Even before The West Wing became enshrined as television's avatar for political idealism, Aaron Sorkin was writing with one eye on the state of the American soul. A Few Good Men used words like "honor," "code," and "loyalty" to illustrate the value of individuals standing up to military authority if the orders weren't moral. The American President — Sorkin's true political fairy tale — juxtaposed a White House love story with the romance of a political figure who wouldn't back down when it came to issues like gun control. By the time The West Wing premiered, it didn't take long for Sorkin to cement his reputation as America's bard of politics .
To say that Aaron Sorkin's reputation as a great liberal lion has been overblown is no slight against him. So much of what made The West Wing into the great bastion of liberal TV came about because of what sprung up around it. A little over a year after the show's debut, George W. Bush became President of the United States, and less than a year later, the Twin Towers fell. By the middle of the show's third season, America had plunged itself into two wars, and in The West Wing, a great many people saw the America they wanted: one run by principled idealists, where a good idea persuasively argued could win the day. What few people remember, though, is that The West Wing wasn't conceived as a reaction to the Bush administration; it was conceived as a reaction to the Clinton administration. The idea wasn't "what if we had a Democrat in the White House"; it was "what if we had someone in the White House who wasn't plagued by sex scandals and who was able to stand up to obstructionists in Congress and accomplish the things we want a President to accomplish."
Bush and 9/11 changed that conversation — in America and on The West Wing — and Sorkin's reaction to it wasn't quite what we remember either. You can practically pinpoint the moment in Season 3 when the episodes that were written after 9/11 begin. They reflect a creator who is clearly struggling with how to reconcile an idealist American vision with a terrorist threat in the Middle East. Previously bleeding-heart characters like Toby Ziegler (Richard Schiff) began railing against madrassas; chief-of-staff Leo McGarry (John Spencer), who in Season 1 had shouted down President Bartlet (Martin Sheen) when the latter wanted to order a Middle Eastern carpet-bombing in response to an attack, became hardened and hawkish, ultimately strong-arming the President into ordering a covert assassination of an Arab leader. Neither one of these developments were met without pushback within the narrative itself, but they reflected a White House that was uncertain in its own mission. Hell, Bartlet spent multiple episodes — including "Hartsfield's Landing," the episode that is being performed in this week's West Wing reunion — unable to sleep because he was wrestling so desperately with the ghost of his father's disapproval.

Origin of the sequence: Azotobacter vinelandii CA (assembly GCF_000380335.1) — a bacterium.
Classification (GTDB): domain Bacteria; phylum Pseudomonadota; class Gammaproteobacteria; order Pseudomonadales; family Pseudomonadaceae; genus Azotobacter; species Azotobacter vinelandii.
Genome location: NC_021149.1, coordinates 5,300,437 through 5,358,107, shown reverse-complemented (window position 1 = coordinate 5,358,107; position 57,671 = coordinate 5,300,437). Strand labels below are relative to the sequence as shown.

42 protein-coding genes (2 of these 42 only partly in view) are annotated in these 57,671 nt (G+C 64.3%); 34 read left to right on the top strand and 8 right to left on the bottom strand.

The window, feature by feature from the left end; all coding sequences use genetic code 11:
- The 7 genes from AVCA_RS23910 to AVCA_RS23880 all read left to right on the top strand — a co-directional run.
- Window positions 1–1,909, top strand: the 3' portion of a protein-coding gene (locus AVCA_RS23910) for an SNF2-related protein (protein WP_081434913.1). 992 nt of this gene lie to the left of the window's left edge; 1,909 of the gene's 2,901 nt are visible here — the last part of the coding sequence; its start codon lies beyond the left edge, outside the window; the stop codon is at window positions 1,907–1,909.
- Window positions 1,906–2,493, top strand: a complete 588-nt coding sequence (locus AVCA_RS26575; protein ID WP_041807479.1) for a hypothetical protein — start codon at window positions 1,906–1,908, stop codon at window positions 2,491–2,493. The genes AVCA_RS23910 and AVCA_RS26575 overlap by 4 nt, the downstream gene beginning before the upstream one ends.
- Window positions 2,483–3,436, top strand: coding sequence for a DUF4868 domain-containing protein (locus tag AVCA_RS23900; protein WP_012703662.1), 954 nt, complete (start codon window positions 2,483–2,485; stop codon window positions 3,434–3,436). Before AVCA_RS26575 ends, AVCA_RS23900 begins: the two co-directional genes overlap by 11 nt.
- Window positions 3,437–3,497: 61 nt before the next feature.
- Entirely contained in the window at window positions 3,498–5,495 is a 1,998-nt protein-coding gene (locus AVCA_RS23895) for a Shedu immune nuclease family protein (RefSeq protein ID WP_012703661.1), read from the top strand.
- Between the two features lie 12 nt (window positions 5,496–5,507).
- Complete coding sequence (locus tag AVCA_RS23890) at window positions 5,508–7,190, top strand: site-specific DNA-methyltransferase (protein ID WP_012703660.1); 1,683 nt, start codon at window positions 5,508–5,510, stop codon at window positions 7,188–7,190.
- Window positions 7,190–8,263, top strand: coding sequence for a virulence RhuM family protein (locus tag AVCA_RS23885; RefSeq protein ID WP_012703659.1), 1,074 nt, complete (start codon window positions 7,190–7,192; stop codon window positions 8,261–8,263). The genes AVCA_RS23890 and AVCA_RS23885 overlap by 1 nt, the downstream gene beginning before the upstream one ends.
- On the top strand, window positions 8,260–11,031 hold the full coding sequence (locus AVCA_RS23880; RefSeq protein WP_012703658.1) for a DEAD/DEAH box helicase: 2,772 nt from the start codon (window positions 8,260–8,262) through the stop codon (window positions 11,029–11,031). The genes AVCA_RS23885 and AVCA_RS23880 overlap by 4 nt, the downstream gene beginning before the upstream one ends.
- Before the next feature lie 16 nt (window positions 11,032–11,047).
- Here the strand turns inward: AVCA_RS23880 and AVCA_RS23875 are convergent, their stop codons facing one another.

The choice of "Hartsfield's Landing" as the reunion episode is interesting, and not just because the episode is maddeningly confused about how elections work. It makes sense in a lot of ways: it's about undecided voters; it's Capra-esque about voting as an American institution worth cherishing; it's about Toby convincing Bartlet to stand by the idea that the President of the United States is someone who should be an intellectual, compassionate heavyweight; it's about the now-unfamiliar feeling of trust that your President will be able to handle an international crisis in China. But it's also a reminder that Sorkin's greatest gift wasn't his politics. In fact, the actual politics of whatever story he was telling in a given episode varied between good, bad, and indifferent. Sorkin's idealism was always about leadership and forthrightness and stripping politics of phoniness and bad faith.